Gold steadied below $990 an ounce on Friday, consolidating a potent two-day rally that took the market to within a whisker of $1,000, with inflation concerns and jitters over stock market gains stoking investor interest.
Buying of gold exchange-traded funds picked up, with holdings of the largest, New York's SPDR Gold Trust, posting its biggest one-day percentage rise since March.
That buying underscored a fresh burst of investor interest from those seeking a refuge from faltering confidence on a broader global economic recovery. Traders said the core of that concern sprang from share prices after Shanghai stocks hit three-month lows this week.
Revived share market sentiment on Friday dented gold's momentum in early European trade, but analysts said the metal looked poised to push higher if the dollar weakened or equities lost ground with a record high above $1,030.80 in sight.
It seems there is a flight back to safe-haven assets, said Simon Weeks, head of precious metal sales at Scotia Mocatta in London, adding that a technical break through $962 and $976 had provided powerful momentum to prices.
Spot gold was bid at $988.20 an ounce at 1020 GMT, compared with $990.10 late in New York on Thursday. It reached a peak of $997.20 an ounce that session, its firmest since February 23.
PAYROLLS, THE TRIGGER?
The key event risk for Friday is U.S. non-farm payrolls data at 1230 GMT, ahead of a meeting of G20 finance ministers this weekend. The U.S. jobs numbers are seen setting the tone for the dollar, with investors pondering over how the U.S. currency and -- by extension -- gold will react.
Any dollar strength on a positive data surprise would dent expectations of a -ear term move to $1,000 as a stronger U.S. currency makes dollar-priced gold less attractive for non-U.S. investors.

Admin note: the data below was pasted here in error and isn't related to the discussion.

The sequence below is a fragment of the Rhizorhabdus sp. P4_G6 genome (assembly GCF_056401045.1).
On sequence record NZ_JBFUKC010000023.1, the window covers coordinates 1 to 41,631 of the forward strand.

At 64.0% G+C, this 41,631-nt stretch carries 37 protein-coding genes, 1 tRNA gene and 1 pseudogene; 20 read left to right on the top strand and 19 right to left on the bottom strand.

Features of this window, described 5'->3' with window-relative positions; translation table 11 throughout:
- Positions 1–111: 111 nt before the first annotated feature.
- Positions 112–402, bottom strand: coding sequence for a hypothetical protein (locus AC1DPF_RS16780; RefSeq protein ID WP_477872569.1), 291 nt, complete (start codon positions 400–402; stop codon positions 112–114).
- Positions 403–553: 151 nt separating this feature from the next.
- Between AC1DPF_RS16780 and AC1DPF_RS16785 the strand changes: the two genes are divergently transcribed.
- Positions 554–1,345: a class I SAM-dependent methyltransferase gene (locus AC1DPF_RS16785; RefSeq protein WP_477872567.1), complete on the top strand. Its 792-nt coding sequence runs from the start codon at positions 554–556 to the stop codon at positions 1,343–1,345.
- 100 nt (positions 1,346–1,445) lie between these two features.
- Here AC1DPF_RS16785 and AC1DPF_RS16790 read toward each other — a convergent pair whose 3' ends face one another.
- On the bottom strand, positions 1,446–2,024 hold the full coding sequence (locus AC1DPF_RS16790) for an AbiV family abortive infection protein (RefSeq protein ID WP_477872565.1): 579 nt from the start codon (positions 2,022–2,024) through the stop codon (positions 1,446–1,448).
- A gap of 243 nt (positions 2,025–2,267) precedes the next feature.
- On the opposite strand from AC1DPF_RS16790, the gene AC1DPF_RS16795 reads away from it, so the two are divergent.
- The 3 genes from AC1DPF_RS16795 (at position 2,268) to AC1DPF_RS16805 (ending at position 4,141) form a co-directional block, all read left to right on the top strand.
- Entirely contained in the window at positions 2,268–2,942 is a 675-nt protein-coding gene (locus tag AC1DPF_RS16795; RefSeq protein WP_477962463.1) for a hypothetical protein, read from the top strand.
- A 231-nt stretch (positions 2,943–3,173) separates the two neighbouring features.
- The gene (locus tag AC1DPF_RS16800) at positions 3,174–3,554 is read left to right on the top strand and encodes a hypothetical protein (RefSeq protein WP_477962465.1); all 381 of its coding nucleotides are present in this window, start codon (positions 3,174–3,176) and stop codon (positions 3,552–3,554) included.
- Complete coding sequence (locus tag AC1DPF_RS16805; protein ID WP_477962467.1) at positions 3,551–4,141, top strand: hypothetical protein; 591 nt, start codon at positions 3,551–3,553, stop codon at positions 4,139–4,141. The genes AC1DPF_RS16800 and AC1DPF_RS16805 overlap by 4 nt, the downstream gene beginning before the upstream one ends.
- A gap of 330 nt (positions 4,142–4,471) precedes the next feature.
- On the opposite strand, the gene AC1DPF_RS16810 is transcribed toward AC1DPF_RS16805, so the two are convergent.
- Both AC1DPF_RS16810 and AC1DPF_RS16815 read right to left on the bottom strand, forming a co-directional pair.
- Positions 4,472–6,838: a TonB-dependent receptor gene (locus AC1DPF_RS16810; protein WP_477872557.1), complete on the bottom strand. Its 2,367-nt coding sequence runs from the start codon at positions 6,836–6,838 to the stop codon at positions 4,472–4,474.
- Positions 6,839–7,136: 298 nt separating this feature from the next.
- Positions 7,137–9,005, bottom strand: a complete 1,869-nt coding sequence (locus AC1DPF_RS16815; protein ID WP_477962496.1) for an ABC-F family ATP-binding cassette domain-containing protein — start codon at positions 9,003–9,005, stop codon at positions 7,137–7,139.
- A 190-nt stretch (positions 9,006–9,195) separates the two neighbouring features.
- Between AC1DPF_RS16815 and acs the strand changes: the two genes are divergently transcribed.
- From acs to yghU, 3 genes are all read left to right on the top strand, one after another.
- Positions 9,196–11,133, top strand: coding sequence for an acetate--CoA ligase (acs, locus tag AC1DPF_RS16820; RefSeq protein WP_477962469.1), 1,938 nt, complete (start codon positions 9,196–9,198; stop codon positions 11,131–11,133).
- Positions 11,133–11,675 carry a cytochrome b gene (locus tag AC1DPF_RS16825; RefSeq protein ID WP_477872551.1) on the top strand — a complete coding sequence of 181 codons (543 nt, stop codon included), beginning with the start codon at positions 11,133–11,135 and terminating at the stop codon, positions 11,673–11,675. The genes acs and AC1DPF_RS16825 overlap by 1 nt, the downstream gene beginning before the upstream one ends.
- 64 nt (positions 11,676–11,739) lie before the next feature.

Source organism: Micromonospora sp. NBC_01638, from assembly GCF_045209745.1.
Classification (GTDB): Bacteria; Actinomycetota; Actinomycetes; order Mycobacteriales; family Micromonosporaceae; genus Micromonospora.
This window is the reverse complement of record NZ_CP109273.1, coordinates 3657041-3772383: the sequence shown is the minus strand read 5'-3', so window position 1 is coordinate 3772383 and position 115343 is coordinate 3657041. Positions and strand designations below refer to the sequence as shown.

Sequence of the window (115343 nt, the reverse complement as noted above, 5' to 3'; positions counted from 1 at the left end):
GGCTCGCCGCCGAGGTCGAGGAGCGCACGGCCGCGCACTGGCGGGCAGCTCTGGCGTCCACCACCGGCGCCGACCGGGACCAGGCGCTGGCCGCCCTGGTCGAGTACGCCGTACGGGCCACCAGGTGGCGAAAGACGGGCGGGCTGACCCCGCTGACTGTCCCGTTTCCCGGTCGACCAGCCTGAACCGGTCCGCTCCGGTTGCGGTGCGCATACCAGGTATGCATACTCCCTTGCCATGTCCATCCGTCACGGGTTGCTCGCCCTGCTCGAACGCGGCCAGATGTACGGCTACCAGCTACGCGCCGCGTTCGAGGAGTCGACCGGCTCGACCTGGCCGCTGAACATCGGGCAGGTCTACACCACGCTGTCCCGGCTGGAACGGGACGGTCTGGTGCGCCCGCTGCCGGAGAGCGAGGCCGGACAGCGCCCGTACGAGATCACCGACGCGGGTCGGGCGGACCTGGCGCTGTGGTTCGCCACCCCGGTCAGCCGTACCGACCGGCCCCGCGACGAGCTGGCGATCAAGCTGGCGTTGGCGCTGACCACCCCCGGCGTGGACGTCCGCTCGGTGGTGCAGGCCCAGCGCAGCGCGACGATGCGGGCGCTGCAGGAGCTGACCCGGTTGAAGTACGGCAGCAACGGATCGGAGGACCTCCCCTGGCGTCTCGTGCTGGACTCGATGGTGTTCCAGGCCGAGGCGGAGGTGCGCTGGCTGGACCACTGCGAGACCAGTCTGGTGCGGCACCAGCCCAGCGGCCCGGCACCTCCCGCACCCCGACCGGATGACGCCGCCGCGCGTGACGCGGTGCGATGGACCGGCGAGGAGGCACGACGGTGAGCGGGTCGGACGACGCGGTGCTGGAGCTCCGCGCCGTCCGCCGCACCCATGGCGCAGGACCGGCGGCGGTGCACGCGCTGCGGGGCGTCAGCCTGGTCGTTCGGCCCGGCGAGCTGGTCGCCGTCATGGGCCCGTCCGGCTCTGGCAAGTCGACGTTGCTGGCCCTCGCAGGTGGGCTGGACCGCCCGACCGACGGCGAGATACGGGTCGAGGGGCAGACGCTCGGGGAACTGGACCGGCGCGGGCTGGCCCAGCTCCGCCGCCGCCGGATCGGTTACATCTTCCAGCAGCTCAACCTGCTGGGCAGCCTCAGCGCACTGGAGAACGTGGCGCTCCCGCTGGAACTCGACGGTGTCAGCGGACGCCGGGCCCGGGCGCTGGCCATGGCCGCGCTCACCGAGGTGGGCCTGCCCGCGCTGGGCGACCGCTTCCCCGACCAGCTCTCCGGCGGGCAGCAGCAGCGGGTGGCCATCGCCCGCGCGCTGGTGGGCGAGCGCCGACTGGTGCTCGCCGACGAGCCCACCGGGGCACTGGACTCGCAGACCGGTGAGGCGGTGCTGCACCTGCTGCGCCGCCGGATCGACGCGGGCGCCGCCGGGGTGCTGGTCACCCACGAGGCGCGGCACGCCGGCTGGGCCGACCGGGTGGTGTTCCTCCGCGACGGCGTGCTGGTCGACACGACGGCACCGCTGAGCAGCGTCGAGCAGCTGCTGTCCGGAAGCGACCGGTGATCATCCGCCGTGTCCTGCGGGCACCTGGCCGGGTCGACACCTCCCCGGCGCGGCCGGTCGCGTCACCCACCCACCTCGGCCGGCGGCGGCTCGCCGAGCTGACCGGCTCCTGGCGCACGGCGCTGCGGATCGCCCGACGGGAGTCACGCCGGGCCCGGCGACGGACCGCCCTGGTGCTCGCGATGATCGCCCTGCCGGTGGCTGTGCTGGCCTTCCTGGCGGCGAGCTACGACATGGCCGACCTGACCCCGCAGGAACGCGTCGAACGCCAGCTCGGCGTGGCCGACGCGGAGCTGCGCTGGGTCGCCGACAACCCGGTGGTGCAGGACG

A Reuters survey forecast 225,000 jobs were lost in August compared with a loss of 247,000 jobs in July.
Losses on the stock markets were behind gold's break higher early in the week, after a 7 percent slide in Chinese shares on Monday sparked losses in Europe and the United States, though bullion's climb soon picked up momentum of its own.
(The rally) was triggered by safe haven buying, and then it became a self-fulfilling prophecy, said Ambrian analyst Brock Salier. People were just piling in because it was going up.
On foreign exchange markets, the dollar index <.DXY>, which measures the U.S. currency's performance against a basket of six others, weakened 0.18 percent as the market braced for the payrolls data.
Meanwhile U.S. gold futures for December delivery on the COMEX division of the New York Mercantile Exchange fell $8 to $989.70 ounce.
The World Gold Council said on Friday that India imported 41 tonnes of gold in July, up from the 38.1 tonnes they imported the previous July. Imports to the world's biggest gold consumer were sharply down earlier in the year.
Among other precious metals, silver prices, which hit a 13-month high of $16.26 late on Thursday, gave up some gains as traders took profits, though they remained firm. Silver was at $15.93 an ounce against $16.08.
The world's largest silver-backed ETF, the iShares Silver Trust, also said its holdings rose 61.18 tonnes on Thursday to 8,726.2 tonnes.
Elsewhere platinum was at $1,246 an ounce against $1,249.50, while palladium was at $289.50 against $289.
(Additional reporting by Julie Crush; Editing by Sue Thomas)